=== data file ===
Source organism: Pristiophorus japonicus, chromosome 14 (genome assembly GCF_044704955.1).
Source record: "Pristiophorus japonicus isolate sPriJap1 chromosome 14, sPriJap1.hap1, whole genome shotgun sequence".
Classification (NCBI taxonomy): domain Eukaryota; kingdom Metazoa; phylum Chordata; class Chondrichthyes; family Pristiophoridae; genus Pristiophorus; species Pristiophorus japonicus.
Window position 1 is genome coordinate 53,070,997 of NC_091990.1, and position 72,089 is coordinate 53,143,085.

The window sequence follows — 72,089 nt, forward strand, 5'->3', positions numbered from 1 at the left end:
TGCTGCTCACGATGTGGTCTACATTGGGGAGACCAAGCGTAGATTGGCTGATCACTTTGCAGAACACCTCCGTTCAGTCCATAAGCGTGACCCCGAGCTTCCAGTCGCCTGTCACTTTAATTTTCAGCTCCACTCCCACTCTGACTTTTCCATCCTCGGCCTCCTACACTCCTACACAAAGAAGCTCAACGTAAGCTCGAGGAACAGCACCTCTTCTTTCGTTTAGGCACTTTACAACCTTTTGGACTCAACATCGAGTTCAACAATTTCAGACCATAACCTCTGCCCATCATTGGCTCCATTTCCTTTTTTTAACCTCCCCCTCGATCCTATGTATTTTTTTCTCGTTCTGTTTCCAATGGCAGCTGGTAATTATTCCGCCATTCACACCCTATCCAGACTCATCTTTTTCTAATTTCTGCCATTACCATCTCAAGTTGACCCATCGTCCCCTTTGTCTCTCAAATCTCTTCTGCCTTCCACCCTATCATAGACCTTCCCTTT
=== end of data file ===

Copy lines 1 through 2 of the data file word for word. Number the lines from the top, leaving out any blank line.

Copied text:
Source organism: Pristiophorus japonicus, chromosome 14 (genome assembly GCF_044704955.1).
Source record: "Pristiophorus japonicus isolate sPriJap1 chromosome 14, sPriJap1.hap1, whole genome shotgun sequence".